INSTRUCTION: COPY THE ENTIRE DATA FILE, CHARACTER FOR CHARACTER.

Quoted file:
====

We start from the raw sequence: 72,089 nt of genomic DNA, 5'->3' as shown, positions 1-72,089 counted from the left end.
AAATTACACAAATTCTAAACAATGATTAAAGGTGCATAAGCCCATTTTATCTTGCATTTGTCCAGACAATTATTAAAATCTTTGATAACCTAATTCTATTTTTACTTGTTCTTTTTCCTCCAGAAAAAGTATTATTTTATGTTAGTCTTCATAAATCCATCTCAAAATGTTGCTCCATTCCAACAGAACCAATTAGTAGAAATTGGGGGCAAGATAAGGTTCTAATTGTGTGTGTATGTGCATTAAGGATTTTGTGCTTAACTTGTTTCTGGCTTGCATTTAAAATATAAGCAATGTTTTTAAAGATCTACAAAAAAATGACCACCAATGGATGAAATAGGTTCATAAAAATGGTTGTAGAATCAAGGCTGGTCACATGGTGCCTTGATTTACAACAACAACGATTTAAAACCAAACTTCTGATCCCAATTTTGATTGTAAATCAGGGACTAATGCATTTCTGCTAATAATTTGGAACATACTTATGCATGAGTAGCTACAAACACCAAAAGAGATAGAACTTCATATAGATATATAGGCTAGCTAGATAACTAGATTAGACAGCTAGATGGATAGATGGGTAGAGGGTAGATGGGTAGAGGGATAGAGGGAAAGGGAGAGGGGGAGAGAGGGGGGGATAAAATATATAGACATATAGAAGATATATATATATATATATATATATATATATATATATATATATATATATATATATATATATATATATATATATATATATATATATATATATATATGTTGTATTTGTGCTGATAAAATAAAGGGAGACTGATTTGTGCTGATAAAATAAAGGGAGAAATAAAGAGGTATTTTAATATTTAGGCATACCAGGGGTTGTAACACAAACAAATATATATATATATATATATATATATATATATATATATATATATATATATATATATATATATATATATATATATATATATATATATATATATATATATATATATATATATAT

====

We start from the raw sequence: 72,089 nt of genomic DNA, 5'->3' as shown, positions 1-72,089 counted from the left end.
AAATTACACAAATTCTAAACAATGATTAAAGGTGCATAAGCCCATTTTATCTTGCATTTGTCCAGACAATTATTAAAATCTTTGATAACCTAATTCTATTTTTACTTGTTCTTTTTCCTCCAGAAAAAGTATTATTTTATGTTAGTCTTCATAAATCCATCTCAAAATGTTGCTCCATTCCAACAGAACCAATTAGTAGAAATTGGGGGCAAGATAAGGTTCTAATTGTGTGTGTATGTGCATTAAGGATTTTGTGCTTAACTTGTTTCTGGCTTGCATTTAAAATATAAGCAATGTTTTTAAAGATCTACAAAAAAATGACCACCAATGGATGAAATAGGTTCATAAAAATGGTTGTAGAATCAAGGCTGGTCACATGGTGCCTTGATTTACAACAACAACGATTTAAAACCAAACTTCTGATCCCAATTTTGATTGTAAATCAGGGACTAATGCATTTCTGCTAATAATTTGGAACATACTTATGCATGAGTAGCTACAAACACCAAAAGAGATAGAACTTCATATAGATATATAGGCTAGCTAGATAACTAGATTAGACAGCTAGATGGATAGATGGGTAGAGGGTAGATGGGTAGAGGGATAGAGGGAAAGGGAGAGGGGGAGAGAGGGGGGGATAAAATATATAGACATATAGAAGATATATATATATATATATATATATATATATATATATATATATATATATATATATATATATATATATATATATATATATATATATATATATATATGTTGTATTTGTGCTGATAAAATAAAGGGAGACTGATTTGTGCTGATAAAATAAAGGGAGAAATAAAGAGGTATTTTAATATTTAGGCATACCAGGGGTTGTAACACAAACAAATATATATATATATATATATATATATATATATATATATATATATATATATATATATATATATATATATATATATATATATATATATATATATATATATATATATATATATAT